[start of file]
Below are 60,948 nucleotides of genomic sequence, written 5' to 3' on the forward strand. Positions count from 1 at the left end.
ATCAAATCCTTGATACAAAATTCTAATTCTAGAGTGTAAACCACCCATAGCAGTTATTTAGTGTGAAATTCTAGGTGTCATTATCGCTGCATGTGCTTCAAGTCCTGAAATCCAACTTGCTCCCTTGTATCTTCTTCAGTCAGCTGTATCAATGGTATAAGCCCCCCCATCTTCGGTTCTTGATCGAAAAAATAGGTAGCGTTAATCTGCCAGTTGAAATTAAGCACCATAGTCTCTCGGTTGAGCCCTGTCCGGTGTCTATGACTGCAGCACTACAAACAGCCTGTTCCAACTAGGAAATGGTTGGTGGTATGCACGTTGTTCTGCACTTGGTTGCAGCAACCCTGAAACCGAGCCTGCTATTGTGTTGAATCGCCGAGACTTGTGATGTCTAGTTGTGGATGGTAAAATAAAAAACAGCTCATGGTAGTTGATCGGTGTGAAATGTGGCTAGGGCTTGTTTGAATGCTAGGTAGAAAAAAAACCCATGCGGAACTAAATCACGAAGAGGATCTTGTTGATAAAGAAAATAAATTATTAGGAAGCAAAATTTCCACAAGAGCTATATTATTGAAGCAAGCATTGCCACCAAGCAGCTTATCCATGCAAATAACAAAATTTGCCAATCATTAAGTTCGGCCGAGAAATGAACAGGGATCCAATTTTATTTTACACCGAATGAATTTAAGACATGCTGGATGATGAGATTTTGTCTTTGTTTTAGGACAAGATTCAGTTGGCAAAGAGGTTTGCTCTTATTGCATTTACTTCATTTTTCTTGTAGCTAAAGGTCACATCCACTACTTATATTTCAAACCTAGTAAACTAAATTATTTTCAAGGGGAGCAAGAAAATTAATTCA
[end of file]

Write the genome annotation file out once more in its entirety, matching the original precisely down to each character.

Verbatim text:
Below are 60,948 nucleotides of genomic sequence, written 5' to 3' on the forward strand. Positions count from 1 at the left end.
ATCAAATCCTTGATACAAAATTCTAATTCTAGAGTGTAAACCACCCATAGCAGTTATTTAGTGTGAAATTCTAGGTGTCATTATCGCTGCATGTGCTTCAAGTCCTGAAATCCAACTTGCTCCCTTGTATCTTCTTCAGTCAGCTGTATCAATGGTATAAGCCCCCCCATCTTCGGTTCTTGATCGAAAAAATAGGTAGCGTTAATCTGCCAGTTGAAATTAAGCACCATAGTCTCTCGGTTGAGCCCTGTCCGGTGTCTATGACTGCAGCACTACAAACAGCCTGTTCCAACTAGGAAATGGTTGGTGGTATGCACGTTGTTCTGCACTTGGTTGCAGCAACCCTGAAACCGAGCCTGCTATTGTGTTGAATCGCCGAGACTTGTGATGTCTAGTTGTGGATGGTAAAATAAAAAACAGCTCATGGTAGTTGATCGGTGTGAAATGTGGCTAGGGCTTGTTTGAATGCTAGGTAGAAAAAAAACCCATGCGGAACTAAATCACGAAGAGGATCTTGTTGATAAAGAAAATAAATTATTAGGAAGCAAAATTTCCACAAGAGCTATATTATTGAAGCAAGCATTGCCACCAAGCAGCTTATCCATGCAAATAACAAAATTTGCCAATCATTAAGTTCGGCCGAGAAATGAACAGGGATCCAATTTTATTTTACACCGAATGAATTTAAGACATGCTGGATGATGAGATTTTGTCTTTGTTTTAGGACAAGATTCAGTTGGCAAAGAGGTTTGCTCTTATTGCATTTACTTCATTTTTCTTGTAGCTAAAGGTCACATCCACTACTTATATTTCAAACCTAGTAAACTAAATTATTTTCAAGGGGAGCAAGAAAATTAATTCA